Hassan’s Attendance Problem by Sudha Murthy, The Echoing Green by William Blake, a letter to the editor of a newspaper, The Gold Frame by R K Laxman. Preeti Sharma doesn’t miss much of what happens in class. In her notebook, in a neat, error-free handwriting, she has scribbled down carefully all the chapters she has studied, with notes on them. Her mother Baljinder calls it “the most beautiful handwriting in the family”. Only, Preeti, 17, a student of Government High School of Jassowal Kular village in Ludhiana, cannot read or explain what she has written. She just took down what her teacher wrote on the blackboard, she says.
Preeti is among the 77,021 Class 12 students of the Punjab School Education Board (PSEB) who failed General English this year. The subject that is compulsory accounted for the largest number of failures among the 3.14 lakh children who appeared for the exam. While the pass percentage in English stood at 75.53 per cent, 98 per cent cleared General Punjabi, 86 per cent cleared Maths (optional) and 91 per cent cleared Hindi (optional).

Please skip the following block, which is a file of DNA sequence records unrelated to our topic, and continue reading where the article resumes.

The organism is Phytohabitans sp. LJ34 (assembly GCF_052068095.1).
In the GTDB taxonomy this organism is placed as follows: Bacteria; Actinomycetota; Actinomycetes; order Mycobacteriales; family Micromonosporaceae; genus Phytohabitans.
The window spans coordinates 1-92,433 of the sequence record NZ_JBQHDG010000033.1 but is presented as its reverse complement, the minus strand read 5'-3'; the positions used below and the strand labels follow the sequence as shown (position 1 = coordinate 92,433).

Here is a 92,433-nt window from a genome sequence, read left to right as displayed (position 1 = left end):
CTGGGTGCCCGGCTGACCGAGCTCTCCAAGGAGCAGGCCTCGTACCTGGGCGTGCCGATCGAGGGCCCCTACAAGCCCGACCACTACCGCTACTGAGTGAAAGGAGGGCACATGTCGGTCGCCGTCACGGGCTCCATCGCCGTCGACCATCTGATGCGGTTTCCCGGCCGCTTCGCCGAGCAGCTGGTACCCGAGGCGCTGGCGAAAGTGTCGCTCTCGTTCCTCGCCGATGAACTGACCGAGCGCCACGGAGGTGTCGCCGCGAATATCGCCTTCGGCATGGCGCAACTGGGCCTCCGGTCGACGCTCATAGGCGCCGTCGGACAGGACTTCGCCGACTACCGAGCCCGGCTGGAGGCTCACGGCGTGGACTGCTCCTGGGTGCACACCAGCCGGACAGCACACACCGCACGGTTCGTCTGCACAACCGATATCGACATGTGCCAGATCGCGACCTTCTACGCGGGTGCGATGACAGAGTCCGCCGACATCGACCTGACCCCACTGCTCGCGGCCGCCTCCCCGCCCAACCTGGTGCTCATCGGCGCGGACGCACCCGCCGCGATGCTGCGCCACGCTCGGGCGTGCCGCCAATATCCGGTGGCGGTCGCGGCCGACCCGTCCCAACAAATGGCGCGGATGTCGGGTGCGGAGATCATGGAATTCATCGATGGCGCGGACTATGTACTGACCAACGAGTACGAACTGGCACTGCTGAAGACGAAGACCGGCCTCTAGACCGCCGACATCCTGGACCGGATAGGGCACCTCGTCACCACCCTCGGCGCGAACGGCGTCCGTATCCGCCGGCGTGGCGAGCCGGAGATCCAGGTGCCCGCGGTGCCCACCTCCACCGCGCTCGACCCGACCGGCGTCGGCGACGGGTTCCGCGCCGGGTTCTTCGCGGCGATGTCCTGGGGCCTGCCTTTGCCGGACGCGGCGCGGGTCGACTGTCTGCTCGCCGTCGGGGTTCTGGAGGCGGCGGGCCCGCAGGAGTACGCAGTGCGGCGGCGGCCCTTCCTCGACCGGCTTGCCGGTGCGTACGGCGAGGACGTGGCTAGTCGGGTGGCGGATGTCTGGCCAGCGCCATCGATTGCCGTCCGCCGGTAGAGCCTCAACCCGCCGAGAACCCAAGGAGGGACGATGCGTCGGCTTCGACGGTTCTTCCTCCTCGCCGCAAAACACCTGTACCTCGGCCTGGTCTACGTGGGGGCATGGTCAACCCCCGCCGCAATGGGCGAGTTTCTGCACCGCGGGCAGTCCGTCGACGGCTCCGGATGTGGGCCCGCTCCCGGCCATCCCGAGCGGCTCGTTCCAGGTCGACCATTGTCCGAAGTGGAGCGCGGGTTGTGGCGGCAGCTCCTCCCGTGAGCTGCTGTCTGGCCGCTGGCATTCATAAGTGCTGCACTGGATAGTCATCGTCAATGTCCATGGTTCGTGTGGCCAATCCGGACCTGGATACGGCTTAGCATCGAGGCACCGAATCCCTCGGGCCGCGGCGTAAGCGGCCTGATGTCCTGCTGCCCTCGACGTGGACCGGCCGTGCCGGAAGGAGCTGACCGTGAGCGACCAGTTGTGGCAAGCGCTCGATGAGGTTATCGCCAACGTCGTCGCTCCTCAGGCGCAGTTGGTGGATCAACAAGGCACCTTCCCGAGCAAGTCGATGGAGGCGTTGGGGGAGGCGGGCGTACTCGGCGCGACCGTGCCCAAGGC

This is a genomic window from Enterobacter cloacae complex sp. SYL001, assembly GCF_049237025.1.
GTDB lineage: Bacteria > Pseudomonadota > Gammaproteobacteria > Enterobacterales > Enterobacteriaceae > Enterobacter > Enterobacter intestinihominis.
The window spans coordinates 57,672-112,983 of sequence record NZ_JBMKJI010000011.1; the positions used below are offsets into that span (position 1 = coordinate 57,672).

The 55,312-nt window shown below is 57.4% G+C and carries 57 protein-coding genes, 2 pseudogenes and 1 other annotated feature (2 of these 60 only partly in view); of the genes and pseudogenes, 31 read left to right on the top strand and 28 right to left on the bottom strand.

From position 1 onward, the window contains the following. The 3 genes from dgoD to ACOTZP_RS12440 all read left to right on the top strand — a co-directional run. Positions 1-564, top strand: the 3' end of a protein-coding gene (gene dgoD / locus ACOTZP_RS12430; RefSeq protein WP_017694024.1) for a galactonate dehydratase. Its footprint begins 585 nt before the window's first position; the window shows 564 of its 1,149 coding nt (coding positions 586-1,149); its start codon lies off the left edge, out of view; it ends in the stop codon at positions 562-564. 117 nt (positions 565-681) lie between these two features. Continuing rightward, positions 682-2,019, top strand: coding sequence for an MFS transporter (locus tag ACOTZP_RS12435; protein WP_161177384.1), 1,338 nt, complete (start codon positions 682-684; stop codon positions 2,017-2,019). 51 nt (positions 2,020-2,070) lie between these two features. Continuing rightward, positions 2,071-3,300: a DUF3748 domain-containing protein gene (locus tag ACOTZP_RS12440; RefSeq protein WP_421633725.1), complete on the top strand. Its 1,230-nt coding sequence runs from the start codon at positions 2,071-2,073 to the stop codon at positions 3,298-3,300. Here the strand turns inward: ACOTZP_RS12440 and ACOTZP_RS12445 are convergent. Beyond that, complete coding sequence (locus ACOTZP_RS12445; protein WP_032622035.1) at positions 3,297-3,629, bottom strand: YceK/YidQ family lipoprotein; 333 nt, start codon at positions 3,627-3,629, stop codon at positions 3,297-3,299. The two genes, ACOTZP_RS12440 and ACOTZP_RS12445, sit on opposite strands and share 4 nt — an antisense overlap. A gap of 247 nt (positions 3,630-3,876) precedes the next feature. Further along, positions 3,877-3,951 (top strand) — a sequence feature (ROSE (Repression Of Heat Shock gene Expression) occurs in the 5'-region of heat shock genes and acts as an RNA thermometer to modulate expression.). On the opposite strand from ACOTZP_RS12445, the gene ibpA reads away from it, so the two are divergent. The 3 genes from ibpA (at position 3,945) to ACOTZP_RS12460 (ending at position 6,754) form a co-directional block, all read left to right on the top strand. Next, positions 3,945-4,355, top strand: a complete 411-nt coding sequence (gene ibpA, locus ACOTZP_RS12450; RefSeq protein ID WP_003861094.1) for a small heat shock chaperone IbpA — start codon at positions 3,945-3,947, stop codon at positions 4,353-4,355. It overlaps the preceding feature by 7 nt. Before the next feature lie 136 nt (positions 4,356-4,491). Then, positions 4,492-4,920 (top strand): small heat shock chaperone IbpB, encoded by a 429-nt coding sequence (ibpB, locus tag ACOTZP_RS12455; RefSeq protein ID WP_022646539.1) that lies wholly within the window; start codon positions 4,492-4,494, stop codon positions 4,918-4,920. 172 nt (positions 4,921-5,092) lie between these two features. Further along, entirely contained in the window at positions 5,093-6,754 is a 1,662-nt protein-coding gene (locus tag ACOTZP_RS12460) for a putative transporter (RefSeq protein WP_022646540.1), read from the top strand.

With the PSEB doing away with grace marks this year, the failure rates have shot up in the state. In Class 10 too, more than 70,000 students failed English, with Maths the only other subject with higher failures.
In Preeti’s class of 82, as many as 75 failed English. Preeti got 13 out of 65 in the written paper (another 10 marks are for internal assessment, added only if this exam is cleared). Baljinder says they are shocked. “She writes beautifully. She has never failed before in any subject. This time too, we were expecting at least 40 marks in English. I had even arranged an English tutor for her for the past seven months, paying Rs 500 a month. Now I have got her a new one for the re-test,” says the 35-year-old.
Preeti realises what this extra fee costs her family. “Educating four granddaughters, with no grandson, is not an easy task,” sighs her grandmother Kamlesh Rani. “My son is a small dairy worker. Still we never refused tuition to improve Preeti’s English. For us Rs 500 per month is not a small thing. We never asked Preeti to do even chores at home,” she says.